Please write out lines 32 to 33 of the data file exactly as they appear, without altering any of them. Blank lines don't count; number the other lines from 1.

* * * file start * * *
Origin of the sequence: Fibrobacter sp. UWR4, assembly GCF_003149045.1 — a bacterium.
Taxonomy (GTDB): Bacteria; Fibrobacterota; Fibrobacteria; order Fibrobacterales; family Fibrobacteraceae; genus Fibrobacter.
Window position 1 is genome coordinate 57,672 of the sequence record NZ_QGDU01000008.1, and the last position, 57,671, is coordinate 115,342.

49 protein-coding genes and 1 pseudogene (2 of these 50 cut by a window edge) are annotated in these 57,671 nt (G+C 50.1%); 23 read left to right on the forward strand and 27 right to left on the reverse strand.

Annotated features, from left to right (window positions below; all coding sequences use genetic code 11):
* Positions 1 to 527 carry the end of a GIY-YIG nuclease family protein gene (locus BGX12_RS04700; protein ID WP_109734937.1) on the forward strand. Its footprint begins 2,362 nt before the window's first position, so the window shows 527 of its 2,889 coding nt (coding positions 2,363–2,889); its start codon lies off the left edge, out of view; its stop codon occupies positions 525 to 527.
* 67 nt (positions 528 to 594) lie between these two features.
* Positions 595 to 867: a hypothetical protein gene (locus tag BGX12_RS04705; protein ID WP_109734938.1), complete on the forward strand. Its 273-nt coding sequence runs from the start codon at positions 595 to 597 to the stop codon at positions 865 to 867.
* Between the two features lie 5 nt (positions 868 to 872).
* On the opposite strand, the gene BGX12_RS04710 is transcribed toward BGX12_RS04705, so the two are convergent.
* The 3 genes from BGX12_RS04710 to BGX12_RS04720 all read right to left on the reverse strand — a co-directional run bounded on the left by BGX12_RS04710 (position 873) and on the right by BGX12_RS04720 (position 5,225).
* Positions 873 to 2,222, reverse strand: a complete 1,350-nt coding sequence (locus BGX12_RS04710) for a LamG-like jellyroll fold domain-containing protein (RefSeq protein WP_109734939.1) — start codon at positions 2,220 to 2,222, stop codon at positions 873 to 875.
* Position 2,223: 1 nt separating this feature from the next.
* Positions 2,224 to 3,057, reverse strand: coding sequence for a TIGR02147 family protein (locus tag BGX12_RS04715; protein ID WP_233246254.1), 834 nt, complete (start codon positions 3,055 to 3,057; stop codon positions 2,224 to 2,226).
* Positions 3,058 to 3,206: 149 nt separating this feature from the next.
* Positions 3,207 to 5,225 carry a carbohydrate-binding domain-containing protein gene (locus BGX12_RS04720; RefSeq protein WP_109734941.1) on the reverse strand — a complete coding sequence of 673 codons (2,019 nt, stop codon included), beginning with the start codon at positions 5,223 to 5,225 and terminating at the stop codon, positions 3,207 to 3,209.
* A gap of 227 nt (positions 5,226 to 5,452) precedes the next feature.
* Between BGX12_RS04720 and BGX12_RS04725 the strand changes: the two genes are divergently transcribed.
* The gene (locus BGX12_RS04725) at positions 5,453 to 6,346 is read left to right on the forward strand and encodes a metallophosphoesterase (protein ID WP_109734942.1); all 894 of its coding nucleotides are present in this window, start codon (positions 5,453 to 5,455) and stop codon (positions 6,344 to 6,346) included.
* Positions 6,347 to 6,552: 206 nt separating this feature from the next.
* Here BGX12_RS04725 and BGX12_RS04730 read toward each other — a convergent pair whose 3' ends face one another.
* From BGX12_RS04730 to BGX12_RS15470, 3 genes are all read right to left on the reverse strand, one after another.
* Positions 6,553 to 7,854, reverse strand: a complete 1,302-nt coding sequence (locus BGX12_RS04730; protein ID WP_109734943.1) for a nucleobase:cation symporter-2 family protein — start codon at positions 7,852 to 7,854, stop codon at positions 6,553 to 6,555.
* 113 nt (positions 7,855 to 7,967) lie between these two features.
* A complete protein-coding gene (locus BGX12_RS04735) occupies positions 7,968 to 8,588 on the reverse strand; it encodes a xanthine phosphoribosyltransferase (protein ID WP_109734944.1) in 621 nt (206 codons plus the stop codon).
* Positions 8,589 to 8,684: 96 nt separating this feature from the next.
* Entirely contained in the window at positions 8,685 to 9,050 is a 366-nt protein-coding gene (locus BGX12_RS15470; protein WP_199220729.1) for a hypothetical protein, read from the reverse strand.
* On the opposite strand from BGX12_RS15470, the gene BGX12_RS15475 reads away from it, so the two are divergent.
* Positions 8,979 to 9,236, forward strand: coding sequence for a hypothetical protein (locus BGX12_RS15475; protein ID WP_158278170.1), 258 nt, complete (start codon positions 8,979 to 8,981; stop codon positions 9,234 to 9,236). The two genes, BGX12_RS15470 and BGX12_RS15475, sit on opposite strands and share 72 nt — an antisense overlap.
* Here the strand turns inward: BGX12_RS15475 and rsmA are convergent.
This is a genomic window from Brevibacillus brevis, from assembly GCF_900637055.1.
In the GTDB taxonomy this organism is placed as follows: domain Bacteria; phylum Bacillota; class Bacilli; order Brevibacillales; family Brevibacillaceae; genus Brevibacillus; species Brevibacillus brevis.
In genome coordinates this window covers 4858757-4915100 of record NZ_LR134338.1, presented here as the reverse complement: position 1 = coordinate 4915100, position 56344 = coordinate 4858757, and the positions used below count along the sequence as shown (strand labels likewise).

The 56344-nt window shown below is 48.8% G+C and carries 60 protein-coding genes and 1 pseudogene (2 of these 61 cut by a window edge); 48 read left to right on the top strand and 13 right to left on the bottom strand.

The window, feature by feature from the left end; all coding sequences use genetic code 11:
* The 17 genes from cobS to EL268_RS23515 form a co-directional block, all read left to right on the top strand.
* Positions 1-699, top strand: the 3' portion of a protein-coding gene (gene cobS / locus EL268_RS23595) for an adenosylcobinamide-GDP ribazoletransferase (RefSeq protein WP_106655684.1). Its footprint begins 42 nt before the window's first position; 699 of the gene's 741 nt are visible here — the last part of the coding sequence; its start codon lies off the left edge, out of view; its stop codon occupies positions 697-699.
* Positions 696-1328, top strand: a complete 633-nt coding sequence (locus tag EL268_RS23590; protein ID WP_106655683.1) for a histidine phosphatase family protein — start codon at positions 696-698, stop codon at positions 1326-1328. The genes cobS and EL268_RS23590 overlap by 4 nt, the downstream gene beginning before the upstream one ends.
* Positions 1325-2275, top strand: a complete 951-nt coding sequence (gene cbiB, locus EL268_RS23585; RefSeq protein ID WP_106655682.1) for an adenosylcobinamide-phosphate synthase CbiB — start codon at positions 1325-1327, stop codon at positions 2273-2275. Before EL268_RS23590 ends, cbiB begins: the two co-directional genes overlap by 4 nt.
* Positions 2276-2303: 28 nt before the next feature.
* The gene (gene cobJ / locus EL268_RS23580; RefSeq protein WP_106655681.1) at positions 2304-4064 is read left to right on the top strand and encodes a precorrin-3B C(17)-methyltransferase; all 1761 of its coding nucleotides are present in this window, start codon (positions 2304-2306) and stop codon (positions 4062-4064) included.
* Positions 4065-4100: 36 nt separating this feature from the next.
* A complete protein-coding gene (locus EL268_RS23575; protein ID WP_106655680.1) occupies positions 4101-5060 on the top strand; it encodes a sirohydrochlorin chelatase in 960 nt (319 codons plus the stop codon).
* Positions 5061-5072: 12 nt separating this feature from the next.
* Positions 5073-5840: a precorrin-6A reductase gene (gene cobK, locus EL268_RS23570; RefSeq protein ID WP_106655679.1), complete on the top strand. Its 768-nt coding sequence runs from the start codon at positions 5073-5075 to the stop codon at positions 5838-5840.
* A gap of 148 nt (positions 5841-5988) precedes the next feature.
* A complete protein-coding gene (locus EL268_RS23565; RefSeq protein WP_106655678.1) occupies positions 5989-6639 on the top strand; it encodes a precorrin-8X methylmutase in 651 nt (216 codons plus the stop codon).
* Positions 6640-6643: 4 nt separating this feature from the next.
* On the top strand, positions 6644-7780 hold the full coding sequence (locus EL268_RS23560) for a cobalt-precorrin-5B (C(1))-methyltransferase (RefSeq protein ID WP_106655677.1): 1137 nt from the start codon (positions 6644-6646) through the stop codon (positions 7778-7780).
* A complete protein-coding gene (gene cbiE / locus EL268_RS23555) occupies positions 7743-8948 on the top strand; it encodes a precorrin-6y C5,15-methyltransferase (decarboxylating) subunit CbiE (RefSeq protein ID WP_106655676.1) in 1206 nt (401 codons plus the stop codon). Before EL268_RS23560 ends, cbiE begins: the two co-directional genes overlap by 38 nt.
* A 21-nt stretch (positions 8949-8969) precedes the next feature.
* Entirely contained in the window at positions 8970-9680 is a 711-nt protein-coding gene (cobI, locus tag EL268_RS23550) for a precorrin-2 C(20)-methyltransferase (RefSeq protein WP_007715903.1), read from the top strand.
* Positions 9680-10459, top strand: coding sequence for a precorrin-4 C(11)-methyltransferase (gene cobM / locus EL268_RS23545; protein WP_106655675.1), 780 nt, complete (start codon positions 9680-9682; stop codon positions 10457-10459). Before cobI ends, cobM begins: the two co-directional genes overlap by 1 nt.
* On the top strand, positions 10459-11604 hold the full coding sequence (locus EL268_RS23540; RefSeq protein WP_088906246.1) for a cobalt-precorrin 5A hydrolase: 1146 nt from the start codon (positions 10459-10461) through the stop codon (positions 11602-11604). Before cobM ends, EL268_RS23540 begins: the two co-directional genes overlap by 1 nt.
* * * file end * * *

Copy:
In the GTDB taxonomy this organism is placed as follows: domain Bacteria; phylum Bacillota; class Bacilli; order Brevibacillales; family Brevibacillaceae; genus Brevibacillus; species Brevibacillus brevis.
In genome coordinates this window covers 4858757-4915100 of record NZ_LR134338.1, presented here as the reverse complement: position 1 = coordinate 4915100, position 56344 = coordinate 4858757, and the positions used below count along the sequence as shown (strand labels likewise).